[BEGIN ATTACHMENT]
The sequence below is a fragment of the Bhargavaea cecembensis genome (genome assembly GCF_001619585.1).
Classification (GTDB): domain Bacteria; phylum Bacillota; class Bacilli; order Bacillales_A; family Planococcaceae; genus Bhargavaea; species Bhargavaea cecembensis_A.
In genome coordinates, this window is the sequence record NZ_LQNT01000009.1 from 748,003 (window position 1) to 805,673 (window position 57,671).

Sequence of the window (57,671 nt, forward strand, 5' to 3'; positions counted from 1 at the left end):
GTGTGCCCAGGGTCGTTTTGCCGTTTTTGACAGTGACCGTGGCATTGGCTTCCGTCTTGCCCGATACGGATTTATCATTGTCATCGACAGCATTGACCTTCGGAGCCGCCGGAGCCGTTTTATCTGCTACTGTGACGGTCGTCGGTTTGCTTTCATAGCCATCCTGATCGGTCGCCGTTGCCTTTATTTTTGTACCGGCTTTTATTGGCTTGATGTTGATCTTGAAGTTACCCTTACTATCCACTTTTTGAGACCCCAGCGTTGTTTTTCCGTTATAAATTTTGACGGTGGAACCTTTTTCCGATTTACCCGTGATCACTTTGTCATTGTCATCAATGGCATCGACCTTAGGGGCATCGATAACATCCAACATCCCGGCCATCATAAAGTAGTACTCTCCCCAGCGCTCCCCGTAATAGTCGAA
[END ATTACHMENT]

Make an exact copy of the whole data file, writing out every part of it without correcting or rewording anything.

The sequence below is a fragment of the Bhargavaea cecembensis genome (genome assembly GCF_001619585.1).
Classification (GTDB): domain Bacteria; phylum Bacillota; class Bacilli; order Bacillales_A; family Planococcaceae; genus Bhargavaea; species Bhargavaea cecembensis_A.
In genome coordinates, this window is the sequence record NZ_LQNT01000009.1 from 748,003 (window position 1) to 805,673 (window position 57,671).

Sequence of the window (57,671 nt, forward strand, 5' to 3'; positions counted from 1 at the left end):
GTGTGCCCAGGGTCGTTTTGCCGTTTTTGACAGTGACCGTGGCATTGGCTTCCGTCTTGCCCGATACGGATTTATCATTGTCATCGACAGCATTGACCTTCGGAGCCGCCGGAGCCGTTTTATCTGCTACTGTGACGGTCGTCGGTTTGCTTTCATAGCCATCCTGATCGGTCGCCGTTGCCTTTATTTTTGTACCGGCTTTTATTGGCTTGATGTTGATCTTGAAGTTACCCTTACTATCCACTTTTTGAGACCCCAGCGTTGTTTTTCCGTTATAAATTTTGACGGTGGAACCTTTTTCCGATTTACCCGTGATCACTTTGTCATTGTCATCAATGGCATCGACCTTAGGGGCATCGATAACATCCAACATCCCGGCCATCATAAAGTAGTACTCTCCCCAGCGCTCCCCGTAATAGTCGAA